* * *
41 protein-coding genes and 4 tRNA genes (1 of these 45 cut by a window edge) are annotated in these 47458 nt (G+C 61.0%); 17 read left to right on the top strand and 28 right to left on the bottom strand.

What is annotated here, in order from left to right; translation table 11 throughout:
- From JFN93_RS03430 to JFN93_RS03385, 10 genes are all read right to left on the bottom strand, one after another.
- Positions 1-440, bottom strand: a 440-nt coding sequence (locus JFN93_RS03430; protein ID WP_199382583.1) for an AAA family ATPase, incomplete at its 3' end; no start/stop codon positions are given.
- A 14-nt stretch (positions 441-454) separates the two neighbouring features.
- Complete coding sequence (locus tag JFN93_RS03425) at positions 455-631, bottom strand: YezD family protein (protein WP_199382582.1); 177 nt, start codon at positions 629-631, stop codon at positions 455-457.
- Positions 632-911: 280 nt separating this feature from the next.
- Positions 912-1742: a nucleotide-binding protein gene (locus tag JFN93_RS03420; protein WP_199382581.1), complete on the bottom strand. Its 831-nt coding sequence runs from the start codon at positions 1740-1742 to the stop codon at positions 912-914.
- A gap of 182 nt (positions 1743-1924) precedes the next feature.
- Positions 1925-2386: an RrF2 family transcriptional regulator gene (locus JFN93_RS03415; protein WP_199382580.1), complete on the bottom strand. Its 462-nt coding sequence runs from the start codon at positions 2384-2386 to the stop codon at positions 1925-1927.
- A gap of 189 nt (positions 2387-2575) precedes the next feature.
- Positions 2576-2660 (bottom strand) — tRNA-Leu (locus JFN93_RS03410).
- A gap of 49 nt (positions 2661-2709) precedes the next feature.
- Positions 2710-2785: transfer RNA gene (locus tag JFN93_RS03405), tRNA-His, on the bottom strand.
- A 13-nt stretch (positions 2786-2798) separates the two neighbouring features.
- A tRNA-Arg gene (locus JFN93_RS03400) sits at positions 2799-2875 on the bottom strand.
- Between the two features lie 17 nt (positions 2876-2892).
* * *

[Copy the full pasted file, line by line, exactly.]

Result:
41 protein-coding genes and 4 tRNA genes (1 of these 45 cut by a window edge) are annotated in these 47458 nt (G+C 61.0%); 17 read left to right on the top strand and 28 right to left on the bottom strand.

What is annotated here, in order from left to right; translation table 11 throughout:
- From JFN93_RS03430 to JFN93_RS03385, 10 genes are all read right to left on the bottom strand, one after another.
- Positions 1-440, bottom strand: a 440-nt coding sequence (locus JFN93_RS03430; protein ID WP_199382583.1) for an AAA family ATPase, incomplete at its 3' end; no start/stop codon positions are given.
- A 14-nt stretch (positions 441-454) separates the two neighbouring features.
- Complete coding sequence (locus tag JFN93_RS03425) at positions 455-631, bottom strand: YezD family protein (protein WP_199382582.1); 177 nt, start codon at positions 629-631, stop codon at positions 455-457.
- Positions 632-911: 280 nt separating this feature from the next.
- Positions 912-1742: a nucleotide-binding protein gene (locus tag JFN93_RS03420; protein WP_199382581.1), complete on the bottom strand. Its 831-nt coding sequence runs from the start codon at positions 1740-1742 to the stop codon at positions 912-914.
- A gap of 182 nt (positions 1743-1924) precedes the next feature.
- Positions 1925-2386: an RrF2 family transcriptional regulator gene (locus JFN93_RS03415; protein WP_199382580.1), complete on the bottom strand. Its 462-nt coding sequence runs from the start codon at positions 2384-2386 to the stop codon at positions 1925-1927.
- A gap of 189 nt (positions 2387-2575) precedes the next feature.
- Positions 2576-2660 (bottom strand) — tRNA-Leu (locus JFN93_RS03410).
- A gap of 49 nt (positions 2661-2709) precedes the next feature.
- Positions 2710-2785: transfer RNA gene (locus tag JFN93_RS03405), tRNA-His, on the bottom strand.
- A 13-nt stretch (positions 2786-2798) separates the two neighbouring features.
- A tRNA-Arg gene (locus JFN93_RS03400) sits at positions 2799-2875 on the bottom strand.
- Between the two features lie 17 nt (positions 2876-2892).